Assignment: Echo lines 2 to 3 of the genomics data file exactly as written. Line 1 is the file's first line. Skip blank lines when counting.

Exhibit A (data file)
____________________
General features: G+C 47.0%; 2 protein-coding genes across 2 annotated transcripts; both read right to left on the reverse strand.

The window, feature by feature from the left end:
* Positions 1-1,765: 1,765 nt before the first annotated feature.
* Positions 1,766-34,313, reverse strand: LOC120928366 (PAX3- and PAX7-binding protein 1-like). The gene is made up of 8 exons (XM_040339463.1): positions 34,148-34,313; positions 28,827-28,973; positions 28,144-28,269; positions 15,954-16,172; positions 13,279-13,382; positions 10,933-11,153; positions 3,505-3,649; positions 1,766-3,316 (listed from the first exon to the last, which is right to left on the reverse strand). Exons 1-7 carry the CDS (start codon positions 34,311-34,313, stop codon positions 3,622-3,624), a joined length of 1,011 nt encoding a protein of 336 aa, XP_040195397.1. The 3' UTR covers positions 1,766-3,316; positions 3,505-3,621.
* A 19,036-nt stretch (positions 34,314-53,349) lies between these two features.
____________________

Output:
The window, feature by feature from the left end:
* Positions 1-1,765: 1,765 nt before the first annotated feature.